So what are the miners looking to discover? They are looking to discover (or more specifically be the first to discover a hash result that starts with a series of zeros. It is a lottery and in order to do that the miner must use a combination of things: the transactions it is receiving, the previous block are just two, and put that information into it's hashing machine and check each result to see if it matches a hash with the right number of zeros.

Once they have done that - they publish the result to the network, and every other node checks the results for correctness. The result is easy to reproduce once someone knows what is required to go into it.

There is a third thing that I didn't mention - equally important but easy to grasp: the miner must check each transaction against its own copy of the ledger to validate that each transaction is genuine.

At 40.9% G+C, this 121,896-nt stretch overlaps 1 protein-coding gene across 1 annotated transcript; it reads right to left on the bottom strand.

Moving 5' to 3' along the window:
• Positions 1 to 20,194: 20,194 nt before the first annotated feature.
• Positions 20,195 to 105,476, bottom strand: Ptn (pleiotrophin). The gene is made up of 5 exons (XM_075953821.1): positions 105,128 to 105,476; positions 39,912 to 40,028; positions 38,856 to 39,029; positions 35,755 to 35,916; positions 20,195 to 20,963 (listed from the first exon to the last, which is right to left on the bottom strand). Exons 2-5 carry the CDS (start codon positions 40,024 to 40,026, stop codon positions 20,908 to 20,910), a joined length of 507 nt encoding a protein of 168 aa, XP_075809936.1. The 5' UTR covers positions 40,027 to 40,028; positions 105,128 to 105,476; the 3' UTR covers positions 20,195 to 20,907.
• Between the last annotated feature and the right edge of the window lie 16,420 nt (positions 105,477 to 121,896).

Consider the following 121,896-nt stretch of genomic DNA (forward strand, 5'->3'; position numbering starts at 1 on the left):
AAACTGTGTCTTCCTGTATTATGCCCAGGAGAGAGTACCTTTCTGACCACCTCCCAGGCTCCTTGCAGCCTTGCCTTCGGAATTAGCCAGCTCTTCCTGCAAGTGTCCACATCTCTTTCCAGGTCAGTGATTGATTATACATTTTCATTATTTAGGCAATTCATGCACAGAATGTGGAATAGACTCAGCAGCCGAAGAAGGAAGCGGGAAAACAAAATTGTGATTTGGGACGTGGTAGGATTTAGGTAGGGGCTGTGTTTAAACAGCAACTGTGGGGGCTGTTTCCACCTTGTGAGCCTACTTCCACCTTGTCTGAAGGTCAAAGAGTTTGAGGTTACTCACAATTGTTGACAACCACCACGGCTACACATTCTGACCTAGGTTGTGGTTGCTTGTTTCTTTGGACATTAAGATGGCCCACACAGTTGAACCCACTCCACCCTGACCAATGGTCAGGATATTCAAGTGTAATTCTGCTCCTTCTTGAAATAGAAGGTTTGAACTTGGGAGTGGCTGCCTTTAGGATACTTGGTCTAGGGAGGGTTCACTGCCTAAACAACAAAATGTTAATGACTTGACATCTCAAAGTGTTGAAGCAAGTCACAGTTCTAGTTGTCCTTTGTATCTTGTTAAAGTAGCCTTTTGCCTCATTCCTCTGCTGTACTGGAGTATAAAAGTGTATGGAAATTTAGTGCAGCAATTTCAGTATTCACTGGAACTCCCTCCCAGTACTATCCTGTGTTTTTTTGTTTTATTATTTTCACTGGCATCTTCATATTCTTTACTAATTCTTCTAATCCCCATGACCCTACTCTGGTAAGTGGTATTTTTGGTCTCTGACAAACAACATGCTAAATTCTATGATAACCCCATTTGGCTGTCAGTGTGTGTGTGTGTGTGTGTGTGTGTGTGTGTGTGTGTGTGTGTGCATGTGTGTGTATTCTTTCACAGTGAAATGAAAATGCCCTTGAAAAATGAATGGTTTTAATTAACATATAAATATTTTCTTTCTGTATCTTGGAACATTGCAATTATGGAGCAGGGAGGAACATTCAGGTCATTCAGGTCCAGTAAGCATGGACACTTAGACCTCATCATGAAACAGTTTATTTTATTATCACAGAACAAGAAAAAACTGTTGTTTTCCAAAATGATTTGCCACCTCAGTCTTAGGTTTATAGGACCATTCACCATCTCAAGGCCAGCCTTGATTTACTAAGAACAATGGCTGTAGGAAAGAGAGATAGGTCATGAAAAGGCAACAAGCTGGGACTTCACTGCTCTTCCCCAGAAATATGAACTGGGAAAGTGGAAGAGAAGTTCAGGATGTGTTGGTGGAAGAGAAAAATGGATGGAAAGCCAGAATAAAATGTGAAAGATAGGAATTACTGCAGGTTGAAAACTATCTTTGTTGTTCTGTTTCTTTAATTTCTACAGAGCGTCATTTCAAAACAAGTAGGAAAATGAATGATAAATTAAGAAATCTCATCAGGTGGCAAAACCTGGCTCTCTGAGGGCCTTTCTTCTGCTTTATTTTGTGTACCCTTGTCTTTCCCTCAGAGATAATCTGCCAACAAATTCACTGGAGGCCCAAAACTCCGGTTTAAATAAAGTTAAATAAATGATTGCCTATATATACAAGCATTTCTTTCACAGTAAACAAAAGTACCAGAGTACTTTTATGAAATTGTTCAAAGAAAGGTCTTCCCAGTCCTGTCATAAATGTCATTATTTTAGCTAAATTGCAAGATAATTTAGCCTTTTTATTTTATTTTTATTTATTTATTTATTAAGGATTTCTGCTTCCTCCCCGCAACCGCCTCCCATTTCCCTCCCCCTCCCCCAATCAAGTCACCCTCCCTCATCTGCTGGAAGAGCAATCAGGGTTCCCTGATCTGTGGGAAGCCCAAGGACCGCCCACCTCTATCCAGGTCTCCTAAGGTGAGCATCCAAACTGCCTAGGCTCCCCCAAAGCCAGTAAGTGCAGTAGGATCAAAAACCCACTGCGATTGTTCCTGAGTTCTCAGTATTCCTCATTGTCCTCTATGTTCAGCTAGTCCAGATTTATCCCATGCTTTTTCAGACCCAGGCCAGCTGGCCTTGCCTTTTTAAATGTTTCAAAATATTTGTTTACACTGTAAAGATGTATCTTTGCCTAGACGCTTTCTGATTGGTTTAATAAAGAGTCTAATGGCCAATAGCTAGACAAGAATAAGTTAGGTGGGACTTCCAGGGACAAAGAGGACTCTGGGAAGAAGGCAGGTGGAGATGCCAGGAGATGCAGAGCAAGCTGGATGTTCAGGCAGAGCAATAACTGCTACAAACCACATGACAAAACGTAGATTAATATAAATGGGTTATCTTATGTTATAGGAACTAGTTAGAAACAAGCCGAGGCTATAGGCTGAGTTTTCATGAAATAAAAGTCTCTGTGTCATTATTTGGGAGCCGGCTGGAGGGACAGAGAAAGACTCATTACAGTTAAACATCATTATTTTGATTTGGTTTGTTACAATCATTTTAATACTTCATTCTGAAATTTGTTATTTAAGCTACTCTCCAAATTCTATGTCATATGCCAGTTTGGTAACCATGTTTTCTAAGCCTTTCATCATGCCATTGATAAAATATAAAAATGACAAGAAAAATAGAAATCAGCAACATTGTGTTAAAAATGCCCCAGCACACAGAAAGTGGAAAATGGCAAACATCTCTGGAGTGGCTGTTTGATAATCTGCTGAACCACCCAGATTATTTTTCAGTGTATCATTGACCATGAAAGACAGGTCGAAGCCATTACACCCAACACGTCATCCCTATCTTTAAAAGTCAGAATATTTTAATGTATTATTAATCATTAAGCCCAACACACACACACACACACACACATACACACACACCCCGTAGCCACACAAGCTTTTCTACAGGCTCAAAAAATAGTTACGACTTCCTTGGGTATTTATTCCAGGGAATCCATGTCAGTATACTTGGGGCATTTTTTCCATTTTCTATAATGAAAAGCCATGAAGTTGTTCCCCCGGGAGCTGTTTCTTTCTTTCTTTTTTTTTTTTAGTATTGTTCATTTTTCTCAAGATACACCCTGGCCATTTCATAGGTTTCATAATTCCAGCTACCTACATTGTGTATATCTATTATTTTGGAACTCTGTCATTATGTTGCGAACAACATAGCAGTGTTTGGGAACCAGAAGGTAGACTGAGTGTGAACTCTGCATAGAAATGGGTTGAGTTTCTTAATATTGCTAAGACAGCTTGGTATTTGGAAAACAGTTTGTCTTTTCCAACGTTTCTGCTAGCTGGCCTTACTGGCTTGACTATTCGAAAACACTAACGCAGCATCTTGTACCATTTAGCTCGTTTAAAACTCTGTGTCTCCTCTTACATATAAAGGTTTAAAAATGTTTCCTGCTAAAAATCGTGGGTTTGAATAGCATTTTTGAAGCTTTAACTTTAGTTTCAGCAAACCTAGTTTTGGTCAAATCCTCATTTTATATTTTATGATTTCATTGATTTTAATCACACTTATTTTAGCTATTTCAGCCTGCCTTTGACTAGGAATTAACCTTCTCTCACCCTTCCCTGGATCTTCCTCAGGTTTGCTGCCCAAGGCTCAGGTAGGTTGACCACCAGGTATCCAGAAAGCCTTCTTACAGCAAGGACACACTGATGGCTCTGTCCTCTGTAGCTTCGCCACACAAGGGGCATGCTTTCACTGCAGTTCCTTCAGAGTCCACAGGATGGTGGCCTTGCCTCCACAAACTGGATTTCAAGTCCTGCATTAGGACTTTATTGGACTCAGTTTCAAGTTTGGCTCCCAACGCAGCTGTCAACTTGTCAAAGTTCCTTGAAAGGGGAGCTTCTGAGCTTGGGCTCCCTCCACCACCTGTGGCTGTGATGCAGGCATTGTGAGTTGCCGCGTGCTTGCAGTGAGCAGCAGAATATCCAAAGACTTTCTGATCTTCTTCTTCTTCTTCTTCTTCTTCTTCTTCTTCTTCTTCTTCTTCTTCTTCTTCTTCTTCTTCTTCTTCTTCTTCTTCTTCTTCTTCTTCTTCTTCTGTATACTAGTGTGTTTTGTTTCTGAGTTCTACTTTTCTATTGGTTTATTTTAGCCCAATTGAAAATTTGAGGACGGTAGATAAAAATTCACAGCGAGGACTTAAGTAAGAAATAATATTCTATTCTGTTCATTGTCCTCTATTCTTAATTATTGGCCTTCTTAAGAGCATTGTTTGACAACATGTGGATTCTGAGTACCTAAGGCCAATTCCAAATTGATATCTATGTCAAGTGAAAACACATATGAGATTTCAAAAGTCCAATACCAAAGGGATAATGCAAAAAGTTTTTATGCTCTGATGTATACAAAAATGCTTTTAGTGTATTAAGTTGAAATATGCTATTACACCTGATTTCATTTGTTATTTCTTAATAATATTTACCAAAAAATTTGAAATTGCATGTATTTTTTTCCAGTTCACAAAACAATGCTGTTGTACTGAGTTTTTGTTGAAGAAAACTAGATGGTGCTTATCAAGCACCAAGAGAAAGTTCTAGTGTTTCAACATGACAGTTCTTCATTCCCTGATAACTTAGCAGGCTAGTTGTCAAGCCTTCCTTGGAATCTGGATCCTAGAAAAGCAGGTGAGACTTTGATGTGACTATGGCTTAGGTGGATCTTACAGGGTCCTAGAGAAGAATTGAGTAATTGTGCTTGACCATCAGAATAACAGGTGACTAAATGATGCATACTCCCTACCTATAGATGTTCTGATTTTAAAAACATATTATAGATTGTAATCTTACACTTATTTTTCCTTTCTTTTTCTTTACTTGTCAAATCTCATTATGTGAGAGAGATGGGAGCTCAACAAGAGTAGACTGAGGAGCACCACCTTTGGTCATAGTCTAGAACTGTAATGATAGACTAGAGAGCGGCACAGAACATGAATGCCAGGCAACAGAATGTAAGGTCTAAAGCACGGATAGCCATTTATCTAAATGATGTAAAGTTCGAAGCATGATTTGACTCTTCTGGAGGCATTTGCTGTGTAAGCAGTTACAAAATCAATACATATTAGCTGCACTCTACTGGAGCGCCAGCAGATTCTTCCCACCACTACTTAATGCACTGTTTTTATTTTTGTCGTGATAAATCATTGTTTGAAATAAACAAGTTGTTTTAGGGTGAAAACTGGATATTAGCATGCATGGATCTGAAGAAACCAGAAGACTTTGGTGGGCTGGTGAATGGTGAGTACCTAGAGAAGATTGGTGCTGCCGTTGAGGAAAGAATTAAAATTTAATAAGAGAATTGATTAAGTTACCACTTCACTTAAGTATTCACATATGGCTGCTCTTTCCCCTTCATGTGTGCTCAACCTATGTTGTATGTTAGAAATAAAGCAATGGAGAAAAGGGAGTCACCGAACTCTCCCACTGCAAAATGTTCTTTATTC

Obviously if you want to win this lottery computing power is required, therefore more and more specialised equipment is needed. An ASIC is a chip that only does one task: hashing. Therefore it can be designed in such a way as to perform the task as fast as physically possible, and for this reason it has a much better chance of winning the reward of the 25BTCs and the transaction fees for all the transactions in the block.


I like the concept of Transaction Processing. "Miners" process the transactions on the bitcoin network. "Miners" move the funds on the bitcoin network.

Transaction Processing involves making random guesses to solving a mathematical problem. Why? The time delay created by the difficult mathematical problem eliminates double spends. This is the brilliance of bitcoin.